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4th Quarter 7:32

Lynn police cleared in fatal shooting of Iraq veteran

Victim had taken gun from officer

Denis Reynoso had been diagnosed with post-traumatic stress disorder.

Jessica Rinaldi For the Globe/File

Denis Reynoso had been diagnosed with post-traumatic stress disorder.

Lynn police Officer Joshua Hilton was justified in using deadly force against an Iraq war veteran who had managed to grab hold of another officer’s gun and fire two shots at police during a desperate struggle, Essex District Attorney Jonathan Blodgett concluded Tuesday.

Hilton acted to protect himself and others from Denis Reynoso, 29, who had been diagnosed with post-traumatic stress disorder and was behaving irrationally, Blodgett said in a statement and report on an investigation into the Sept. 5 incident.

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“When Mr. Reynoso gained control of an officer’s gun and fired two rounds in close proximity to two police officers despite their attempts to get the gun away from him, he put their lives in imminent danger, thus justifying the use of lethal force by a third officer,’’ Blodgett said in a statement.

Reynoso continued to laugh and scream even after he was shot once in the left flank, the report said. He died at Lynn Union Hospital about five hours after the incident began. According to the report, Reynoso’s 5-year-old son was in the living room during the fatal confrontation.

The report also found that Reynoso managed to pull a gun from Officer John Bernard’s holster because the holster was “somewhat worn” and missing a screw, which permitted the gun to be “easily removed with all safety devices engaged.’’

The Globe reported in September that Reynoso enlisted in the Massachusetts Army National Guard in 2004 and served in Iraq from August 2007 to May 2008 as a combat engineer, according to the Defense Department. In November 2010, Reynoso transferred to the Army Reserve. He left the military in November 2012.

Since the shooting, Blodgett wrote, investigators have learned that Reynoso was diagnosed with post-traumatic stress disorder in June 2012 and was prescribed medication as part of his treatment. However, the report said, Reynoso “withdrew from treatment after this initial diagnosis.’’

After the shooting, friends and relatives of Reynoso set up a Facebook page called “Justice for Denis Reynoso’’ where they harshly criticized the use of deadly force against Reynoso.

At the time of the shooting, neighbors called Reynoso a doting father who lived with his fiancee, Jessica Spinney, and two children in the Kings Lynne apartment complex, where he was a quiet presence.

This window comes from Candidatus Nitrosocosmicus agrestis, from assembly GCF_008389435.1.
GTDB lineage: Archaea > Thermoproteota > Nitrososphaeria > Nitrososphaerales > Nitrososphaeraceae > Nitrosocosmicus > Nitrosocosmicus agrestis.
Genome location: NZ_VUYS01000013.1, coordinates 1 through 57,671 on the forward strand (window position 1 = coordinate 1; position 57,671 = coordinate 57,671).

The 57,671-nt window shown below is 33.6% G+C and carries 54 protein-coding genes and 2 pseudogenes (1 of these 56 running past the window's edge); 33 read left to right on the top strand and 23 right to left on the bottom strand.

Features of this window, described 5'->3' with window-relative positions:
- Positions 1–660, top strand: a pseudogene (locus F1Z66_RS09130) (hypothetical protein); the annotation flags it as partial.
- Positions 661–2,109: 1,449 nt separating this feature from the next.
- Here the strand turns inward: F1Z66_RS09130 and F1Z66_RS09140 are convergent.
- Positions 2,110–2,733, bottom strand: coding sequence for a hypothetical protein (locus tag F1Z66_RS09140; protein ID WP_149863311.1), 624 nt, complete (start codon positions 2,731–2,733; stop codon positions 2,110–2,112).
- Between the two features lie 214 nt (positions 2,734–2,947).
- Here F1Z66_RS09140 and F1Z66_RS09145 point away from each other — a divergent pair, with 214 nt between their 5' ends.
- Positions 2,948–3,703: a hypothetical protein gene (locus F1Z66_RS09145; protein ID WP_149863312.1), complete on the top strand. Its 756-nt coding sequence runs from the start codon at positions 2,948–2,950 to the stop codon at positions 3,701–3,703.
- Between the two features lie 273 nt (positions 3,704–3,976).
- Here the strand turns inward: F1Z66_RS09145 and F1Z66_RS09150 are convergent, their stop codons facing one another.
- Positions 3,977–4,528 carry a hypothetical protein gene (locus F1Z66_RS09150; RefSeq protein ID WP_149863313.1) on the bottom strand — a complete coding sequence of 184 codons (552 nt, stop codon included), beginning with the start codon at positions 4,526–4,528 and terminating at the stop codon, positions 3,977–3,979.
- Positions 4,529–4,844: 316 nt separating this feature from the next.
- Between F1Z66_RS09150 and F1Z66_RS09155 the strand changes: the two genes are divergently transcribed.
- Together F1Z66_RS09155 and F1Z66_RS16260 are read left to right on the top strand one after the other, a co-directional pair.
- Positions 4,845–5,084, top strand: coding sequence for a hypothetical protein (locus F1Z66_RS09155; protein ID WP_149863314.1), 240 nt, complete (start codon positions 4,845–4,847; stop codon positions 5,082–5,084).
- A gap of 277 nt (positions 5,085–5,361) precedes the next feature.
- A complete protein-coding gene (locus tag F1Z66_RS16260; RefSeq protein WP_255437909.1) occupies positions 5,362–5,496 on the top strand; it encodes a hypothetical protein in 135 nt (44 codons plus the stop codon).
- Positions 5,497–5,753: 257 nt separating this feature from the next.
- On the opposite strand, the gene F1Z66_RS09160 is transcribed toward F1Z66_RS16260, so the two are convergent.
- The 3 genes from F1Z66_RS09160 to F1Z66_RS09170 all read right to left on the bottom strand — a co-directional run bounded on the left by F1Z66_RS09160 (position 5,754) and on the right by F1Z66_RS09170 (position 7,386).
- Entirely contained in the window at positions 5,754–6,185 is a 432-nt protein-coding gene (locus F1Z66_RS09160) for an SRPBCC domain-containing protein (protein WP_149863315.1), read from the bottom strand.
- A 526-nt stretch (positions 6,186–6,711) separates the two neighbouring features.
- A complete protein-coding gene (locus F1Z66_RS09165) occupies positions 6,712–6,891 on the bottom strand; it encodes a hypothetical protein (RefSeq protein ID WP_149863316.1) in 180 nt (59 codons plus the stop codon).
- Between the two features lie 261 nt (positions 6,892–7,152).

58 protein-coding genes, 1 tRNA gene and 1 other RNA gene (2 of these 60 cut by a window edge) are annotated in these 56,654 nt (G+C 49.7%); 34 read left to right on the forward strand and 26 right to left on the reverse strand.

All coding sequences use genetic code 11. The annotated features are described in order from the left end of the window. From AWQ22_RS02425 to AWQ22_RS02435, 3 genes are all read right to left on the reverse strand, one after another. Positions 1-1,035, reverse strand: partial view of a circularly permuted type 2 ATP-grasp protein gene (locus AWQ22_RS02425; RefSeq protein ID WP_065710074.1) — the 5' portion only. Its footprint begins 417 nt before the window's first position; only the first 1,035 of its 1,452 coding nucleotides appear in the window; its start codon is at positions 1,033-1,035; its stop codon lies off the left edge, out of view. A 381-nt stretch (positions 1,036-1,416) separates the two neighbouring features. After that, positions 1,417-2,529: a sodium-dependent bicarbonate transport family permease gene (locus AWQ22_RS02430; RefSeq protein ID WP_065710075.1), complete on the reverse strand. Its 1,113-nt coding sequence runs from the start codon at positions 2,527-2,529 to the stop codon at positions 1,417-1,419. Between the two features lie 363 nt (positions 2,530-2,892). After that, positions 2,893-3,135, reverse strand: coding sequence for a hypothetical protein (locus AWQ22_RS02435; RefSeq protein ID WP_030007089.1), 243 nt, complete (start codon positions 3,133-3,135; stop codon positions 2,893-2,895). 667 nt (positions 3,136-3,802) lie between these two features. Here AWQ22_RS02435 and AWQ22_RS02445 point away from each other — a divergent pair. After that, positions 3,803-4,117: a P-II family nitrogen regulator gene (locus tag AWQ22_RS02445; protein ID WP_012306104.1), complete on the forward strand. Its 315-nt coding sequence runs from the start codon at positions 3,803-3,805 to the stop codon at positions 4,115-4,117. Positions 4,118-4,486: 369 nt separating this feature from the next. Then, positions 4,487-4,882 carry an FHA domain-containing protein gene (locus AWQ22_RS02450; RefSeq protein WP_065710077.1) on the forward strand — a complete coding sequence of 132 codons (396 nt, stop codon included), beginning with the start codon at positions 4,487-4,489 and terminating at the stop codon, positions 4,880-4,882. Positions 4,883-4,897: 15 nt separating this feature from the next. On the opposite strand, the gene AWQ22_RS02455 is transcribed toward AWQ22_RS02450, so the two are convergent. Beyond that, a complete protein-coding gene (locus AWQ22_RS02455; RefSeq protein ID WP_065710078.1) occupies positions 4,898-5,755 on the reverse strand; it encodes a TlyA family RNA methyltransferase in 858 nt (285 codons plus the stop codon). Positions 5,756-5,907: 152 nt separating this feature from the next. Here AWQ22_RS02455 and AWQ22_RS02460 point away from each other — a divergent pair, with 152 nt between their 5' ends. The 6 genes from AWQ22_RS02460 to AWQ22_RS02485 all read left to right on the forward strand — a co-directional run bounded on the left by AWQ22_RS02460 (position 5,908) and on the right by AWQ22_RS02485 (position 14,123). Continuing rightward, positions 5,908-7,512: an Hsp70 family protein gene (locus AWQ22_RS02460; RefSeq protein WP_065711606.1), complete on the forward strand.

But according to the five-page report released by Blodgett, Hilton and two other police officers were sent to Reynoso’s apartment complex around 11:12 a.m. after residents reported that a man with black shorts and no shirt was walking around the neighborhood “screaming and acting irrationally.’’

The man, later identified as Reynoso, had so frightened staff at the complex’s rental office that they had closed and locked their office door, the report said. A maintenance worker told the officers that he had heard the man repeatedly yell, “[expletive] kill people.’’

The officers then went to 46 Newcastle St., one of a series of side-by-side townhouses, where Reynoso had been seen entering, the report said. Hilton went to the rear of the unit, while Bernard and Officer Paul Scali went to the front door.

An agitated Reynoso answered the door and let the two officers inside, where he continued to swear at police, yell, and talk to himself. A neighbor said the officers kept their voices low and were calm even as Reynoso was “acting irrationally.”

At that point, Bernard tried to calm Reynoso. “Officer Bernard, a Marine combat veteran, attempted to talk to Reynoso ‘vet to vet,’ ’’ the report said, but Reynoso only gave him a “dead stare.’”

Bernard told Scali to leave the room and to let Hilton into the unit. Then, the report said, Reynoso leapt onto Bernard, wrapped him in a bearhug, and grabbed Bernard’s weapon from its holster and put it against Bernard’s head.

“Officer Bernard felt a gun touching the side of his head and yelled, ‘gun,’ ” the report said. Bernard grabbed the barrel of the gun and pushed it away from his head.

At that point, Reynoso pulled the trigger, laughing as he did so. Scali, the second officer, then started grappling with Reynoso, but still could not bring the gun under control. Reynoso pulled the trigger a second time, sending a second bullet over the heads of the two officers, the report said.

Scali was so close to the pistol that he was deafened by the sound, the report states. Bernard shouted at Reynoso to drop the weapon, but he responded only with laughter. The officers knew there were 13 rounds left in the pistol and Bernard later told investigators that he “thought he was going to be killed.’’

Hilton warned both Reynoso and Bernard five times that he was going to shoot before he pulled the trigger, the report said. Reynoso collapsed after being struck, but laughed and tried to bite a firefighter who responded to the emergency scene. Reynoso was restrained while being rushed to the hospital, the report said.

After Reynoso was shot, the officers told investigators they heard the sound of someone crying. Bernard “saw a young child on the couch in the room, covered by a blanket,’’ the report states. Police removed the child from the room.

John R. Ellement can be reached at ellement@globe.com. Follow him on Twitter @JREbosglobe.
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